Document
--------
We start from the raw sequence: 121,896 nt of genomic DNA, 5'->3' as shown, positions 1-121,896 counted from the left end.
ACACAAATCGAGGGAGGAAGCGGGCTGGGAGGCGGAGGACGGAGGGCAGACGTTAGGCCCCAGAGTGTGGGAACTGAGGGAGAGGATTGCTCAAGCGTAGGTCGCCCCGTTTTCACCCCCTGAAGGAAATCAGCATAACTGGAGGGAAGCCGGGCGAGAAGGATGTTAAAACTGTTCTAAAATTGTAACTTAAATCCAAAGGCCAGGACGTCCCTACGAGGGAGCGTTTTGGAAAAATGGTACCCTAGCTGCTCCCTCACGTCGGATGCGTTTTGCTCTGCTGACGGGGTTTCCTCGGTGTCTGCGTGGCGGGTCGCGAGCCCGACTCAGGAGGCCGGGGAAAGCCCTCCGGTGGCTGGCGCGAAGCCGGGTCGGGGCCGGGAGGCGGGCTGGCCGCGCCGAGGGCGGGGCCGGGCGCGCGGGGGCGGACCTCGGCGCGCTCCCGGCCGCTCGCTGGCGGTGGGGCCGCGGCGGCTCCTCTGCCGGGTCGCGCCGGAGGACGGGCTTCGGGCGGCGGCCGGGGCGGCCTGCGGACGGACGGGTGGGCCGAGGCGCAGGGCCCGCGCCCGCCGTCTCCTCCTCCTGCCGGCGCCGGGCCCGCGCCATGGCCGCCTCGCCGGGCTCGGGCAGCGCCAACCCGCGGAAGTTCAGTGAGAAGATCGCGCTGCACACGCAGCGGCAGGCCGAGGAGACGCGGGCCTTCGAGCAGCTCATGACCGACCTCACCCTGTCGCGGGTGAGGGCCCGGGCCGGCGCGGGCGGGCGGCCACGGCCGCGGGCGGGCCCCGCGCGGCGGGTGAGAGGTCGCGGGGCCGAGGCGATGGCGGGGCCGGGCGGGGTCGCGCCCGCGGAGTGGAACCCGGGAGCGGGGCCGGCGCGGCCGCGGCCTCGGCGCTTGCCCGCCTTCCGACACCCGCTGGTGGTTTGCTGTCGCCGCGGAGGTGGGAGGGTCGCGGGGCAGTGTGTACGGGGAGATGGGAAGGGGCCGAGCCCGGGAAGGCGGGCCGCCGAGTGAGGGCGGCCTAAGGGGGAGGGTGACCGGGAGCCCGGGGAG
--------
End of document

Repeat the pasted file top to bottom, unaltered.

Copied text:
We start from the raw sequence: 121,896 nt of genomic DNA, 5'->3' as shown, positions 1-121,896 counted from the left end.
ACACAAATCGAGGGAGGAAGCGGGCTGGGAGGCGGAGGACGGAGGGCAGACGTTAGGCCCCAGAGTGTGGGAACTGAGGGAGAGGATTGCTCAAGCGTAGGTCGCCCCGTTTTCACCCCCTGAAGGAAATCAGCATAACTGGAGGGAAGCCGGGCGAGAAGGATGTTAAAACTGTTCTAAAATTGTAACTTAAATCCAAAGGCCAGGACGTCCCTACGAGGGAGCGTTTTGGAAAAATGGTACCCTAGCTGCTCCCTCACGTCGGATGCGTTTTGCTCTGCTGACGGGGTTTCCTCGGTGTCTGCGTGGCGGGTCGCGAGCCCGACTCAGGAGGCCGGGGAAAGCCCTCCGGTGGCTGGCGCGAAGCCGGGTCGGGGCCGGGAGGCGGGCTGGCCGCGCCGAGGGCGGGGCCGGGCGCGCGGGGGCGGACCTCGGCGCGCTCCCGGCCGCTCGCTGGCGGTGGGGCCGCGGCGGCTCCTCTGCCGGGTCGCGCCGGAGGACGGGCTTCGGGCGGCGGCCGGGGCGGCCTGCGGACGGACGGGTGGGCCGAGGCGCAGGGCCCGCGCCCGCCGTCTCCTCCTCCTGCCGGCGCCGGGCCCGCGCCATGGCCGCCTCGCCGGGCTCGGGCAGCGCCAACCCGCGGAAGTTCAGTGAGAAGATCGCGCTGCACACGCAGCGGCAGGCCGAGGAGACGCGGGCCTTCGAGCAGCTCATGACCGACCTCACCCTGTCGCGGGTGAGGGCCCGGGCCGGCGCGGGCGGGCGGCCACGGCCGCGGGCGGGCCCCGCGCGGCGGGTGAGAGGTCGCGGGGCCGAGGCGATGGCGGGGCCGGGCGGGGTCGCGCCCGCGGAGTGGAACCCGGGAGCGGGGCCGGCGCGGCCGCGGCCTCGGCGCTTGCCCGCCTTCCGACACCCGCTGGTGGTTTGCTGTCGCCGCGGAGGTGGGAGGGTCGCGGGGCAGTGTGTACGGGGAGATGGGAAGGGGCCGAGCCCGGGAAGGCGGGCCGCCGAGTGAGGGCGGCCTAAGGGGGAGGGTGACCGGGAGCCCGGGGAG